ACTI Says New Controller Hiring Process Ignores Safety

 - August 25, 2014, 11:25 AM

The association of collegiate training institutions (ACTI)–the group that represents 36 FAA-authorized air traffic-collegiate training initiative (AT-CTI) colleges and universities–criticized the FAA last week for eliminating preferential hiring for AT-CTI graduates. It said the move could potentially undermine safety and threaten the viability of the schools.

Last December, the FAA halted the preferential treatment of AT-CTI graduates and purged a list of more than 3,000 students who had already passed the agency’s hiring tests in place at the time.

“The FAA is aware that CTI students perform much better than general-public applicants without any experience,” ACTI said in a news release. “The [FAA’s] new hiring process requires absolutely zero experience or education, only that they have three years of progressively responsible work experience and pass a 62-question personality test. The test includes penetrating questions such as ‘What sports did you play in high school?’ and ‘How many college credits did you take in art/music/dance/drama?’”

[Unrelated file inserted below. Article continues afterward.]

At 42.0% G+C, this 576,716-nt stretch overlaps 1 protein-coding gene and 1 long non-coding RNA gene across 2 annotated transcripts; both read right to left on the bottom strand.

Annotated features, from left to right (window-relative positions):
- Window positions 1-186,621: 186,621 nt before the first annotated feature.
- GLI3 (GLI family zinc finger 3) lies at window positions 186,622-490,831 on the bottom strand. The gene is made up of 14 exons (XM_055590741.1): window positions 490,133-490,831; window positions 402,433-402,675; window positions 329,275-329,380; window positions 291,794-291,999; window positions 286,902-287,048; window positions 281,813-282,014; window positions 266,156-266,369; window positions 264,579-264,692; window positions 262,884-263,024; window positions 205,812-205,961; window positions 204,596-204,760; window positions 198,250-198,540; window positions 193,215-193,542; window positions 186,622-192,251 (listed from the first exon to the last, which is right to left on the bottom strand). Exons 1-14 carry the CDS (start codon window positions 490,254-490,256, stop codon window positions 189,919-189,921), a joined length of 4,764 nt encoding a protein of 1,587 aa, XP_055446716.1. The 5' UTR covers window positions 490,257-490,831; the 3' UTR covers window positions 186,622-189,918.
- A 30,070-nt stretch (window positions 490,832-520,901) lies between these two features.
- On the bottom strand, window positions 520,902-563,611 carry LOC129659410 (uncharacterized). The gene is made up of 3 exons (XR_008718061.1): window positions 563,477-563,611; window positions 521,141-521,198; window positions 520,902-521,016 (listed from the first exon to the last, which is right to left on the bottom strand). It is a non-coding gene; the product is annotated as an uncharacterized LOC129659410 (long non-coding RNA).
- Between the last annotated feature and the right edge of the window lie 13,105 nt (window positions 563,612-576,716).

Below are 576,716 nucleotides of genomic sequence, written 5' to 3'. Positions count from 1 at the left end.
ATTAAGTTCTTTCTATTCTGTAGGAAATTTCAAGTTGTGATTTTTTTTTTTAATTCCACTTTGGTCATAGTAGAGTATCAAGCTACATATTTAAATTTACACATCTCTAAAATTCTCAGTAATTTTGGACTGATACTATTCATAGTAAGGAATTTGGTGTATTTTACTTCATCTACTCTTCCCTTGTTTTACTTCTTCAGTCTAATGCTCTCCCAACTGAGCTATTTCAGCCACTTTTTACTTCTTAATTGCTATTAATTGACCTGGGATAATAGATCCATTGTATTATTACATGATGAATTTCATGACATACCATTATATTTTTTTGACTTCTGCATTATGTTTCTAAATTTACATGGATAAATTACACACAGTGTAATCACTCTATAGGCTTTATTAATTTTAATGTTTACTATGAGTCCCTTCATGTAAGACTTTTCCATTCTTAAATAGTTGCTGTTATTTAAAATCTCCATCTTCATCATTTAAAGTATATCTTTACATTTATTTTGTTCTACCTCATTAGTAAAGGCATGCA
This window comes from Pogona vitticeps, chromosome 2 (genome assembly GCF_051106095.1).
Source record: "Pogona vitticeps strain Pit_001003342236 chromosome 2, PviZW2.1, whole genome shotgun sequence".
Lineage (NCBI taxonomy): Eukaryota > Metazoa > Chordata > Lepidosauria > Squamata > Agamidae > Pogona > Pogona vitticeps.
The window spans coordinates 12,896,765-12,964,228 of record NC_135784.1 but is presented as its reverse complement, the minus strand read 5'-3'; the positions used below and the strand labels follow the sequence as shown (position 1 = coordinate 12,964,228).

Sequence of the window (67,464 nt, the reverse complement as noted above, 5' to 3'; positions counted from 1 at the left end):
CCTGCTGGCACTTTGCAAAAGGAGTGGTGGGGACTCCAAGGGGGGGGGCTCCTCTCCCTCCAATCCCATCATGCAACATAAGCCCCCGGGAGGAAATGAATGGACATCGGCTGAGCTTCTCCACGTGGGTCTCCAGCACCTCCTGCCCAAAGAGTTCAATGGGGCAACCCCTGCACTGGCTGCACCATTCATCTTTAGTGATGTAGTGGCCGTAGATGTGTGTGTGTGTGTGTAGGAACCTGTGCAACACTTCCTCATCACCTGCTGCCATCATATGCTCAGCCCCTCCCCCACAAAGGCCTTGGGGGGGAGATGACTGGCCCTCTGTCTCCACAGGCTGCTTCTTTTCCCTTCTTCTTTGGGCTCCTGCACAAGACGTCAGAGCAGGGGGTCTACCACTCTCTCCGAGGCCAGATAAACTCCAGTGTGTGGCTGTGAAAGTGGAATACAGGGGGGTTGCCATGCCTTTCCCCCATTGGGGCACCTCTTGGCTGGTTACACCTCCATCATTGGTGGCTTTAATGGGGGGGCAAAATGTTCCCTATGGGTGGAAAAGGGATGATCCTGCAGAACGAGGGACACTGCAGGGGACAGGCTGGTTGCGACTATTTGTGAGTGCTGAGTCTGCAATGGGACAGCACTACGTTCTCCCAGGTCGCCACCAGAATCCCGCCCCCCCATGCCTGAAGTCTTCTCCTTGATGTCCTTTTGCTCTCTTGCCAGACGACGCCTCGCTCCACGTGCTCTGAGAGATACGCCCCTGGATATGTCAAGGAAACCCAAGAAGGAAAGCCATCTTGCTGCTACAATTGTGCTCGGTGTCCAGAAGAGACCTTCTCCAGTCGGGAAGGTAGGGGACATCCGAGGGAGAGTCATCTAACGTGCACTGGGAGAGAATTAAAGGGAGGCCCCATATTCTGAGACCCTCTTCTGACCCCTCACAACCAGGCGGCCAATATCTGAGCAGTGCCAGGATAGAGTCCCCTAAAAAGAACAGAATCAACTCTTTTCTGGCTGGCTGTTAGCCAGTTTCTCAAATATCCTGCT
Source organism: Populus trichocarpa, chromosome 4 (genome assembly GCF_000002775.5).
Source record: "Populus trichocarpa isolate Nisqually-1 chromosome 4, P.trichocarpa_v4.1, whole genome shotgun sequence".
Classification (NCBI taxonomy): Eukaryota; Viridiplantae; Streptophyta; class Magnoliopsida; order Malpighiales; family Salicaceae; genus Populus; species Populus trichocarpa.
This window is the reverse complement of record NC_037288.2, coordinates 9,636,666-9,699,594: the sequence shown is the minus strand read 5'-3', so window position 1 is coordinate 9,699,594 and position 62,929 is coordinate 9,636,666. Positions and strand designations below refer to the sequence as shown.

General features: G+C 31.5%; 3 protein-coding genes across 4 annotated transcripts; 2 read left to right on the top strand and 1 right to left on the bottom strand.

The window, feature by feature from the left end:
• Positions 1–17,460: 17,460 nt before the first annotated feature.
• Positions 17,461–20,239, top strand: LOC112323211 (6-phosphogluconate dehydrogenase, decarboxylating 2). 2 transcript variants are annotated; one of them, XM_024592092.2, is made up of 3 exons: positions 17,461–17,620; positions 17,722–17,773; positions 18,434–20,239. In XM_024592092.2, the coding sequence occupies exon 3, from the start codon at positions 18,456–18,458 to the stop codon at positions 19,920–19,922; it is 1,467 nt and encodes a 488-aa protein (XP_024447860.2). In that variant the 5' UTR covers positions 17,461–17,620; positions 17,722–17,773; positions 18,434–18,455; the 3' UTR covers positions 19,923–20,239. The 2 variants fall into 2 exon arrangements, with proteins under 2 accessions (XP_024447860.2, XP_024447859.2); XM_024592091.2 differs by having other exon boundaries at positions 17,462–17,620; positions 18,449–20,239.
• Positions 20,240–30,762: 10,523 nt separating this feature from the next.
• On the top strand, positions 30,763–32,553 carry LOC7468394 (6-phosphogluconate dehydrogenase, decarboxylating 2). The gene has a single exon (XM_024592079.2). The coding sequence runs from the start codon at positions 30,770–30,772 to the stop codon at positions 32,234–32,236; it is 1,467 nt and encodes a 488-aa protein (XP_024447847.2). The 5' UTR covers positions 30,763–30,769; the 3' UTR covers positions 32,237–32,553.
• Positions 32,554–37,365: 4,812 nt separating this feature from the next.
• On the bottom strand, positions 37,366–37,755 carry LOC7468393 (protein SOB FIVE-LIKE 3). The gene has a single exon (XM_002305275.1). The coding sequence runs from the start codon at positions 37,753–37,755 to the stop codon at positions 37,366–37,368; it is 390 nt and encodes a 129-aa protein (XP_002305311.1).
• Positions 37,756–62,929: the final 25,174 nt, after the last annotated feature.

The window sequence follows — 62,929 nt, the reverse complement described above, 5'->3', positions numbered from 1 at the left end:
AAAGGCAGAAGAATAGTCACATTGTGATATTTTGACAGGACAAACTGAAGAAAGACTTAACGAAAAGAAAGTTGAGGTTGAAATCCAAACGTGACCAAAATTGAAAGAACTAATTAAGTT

ACTI says the flying public should not accept the FAA’s reassurance that intensive training at its own air traffic academy guarantees the quality of new recruits. “When [FAA] leadership begins twisting data to prove success or starts curving test scores, how long before those same methods trickle down to the academy and your local airport?” the group argued.


My son, an Iraqi war veteran, used his GI Bill to attend UND and majored in ATC. Due to the "new" hiring practices that began in January by the FAA, he was passed over due to his responses on the personality test. This is not a way to treat our military veterans.

I am one of the unlucky CTI graduates and U.S. Army Veteran who was deemed not eligible by the questionaire.  I am very dissapointed in the FAA and hope that this problem gets fixed and hopefully they will allow those of us who are due to age out (I age out in May) a waiver in order to be hired.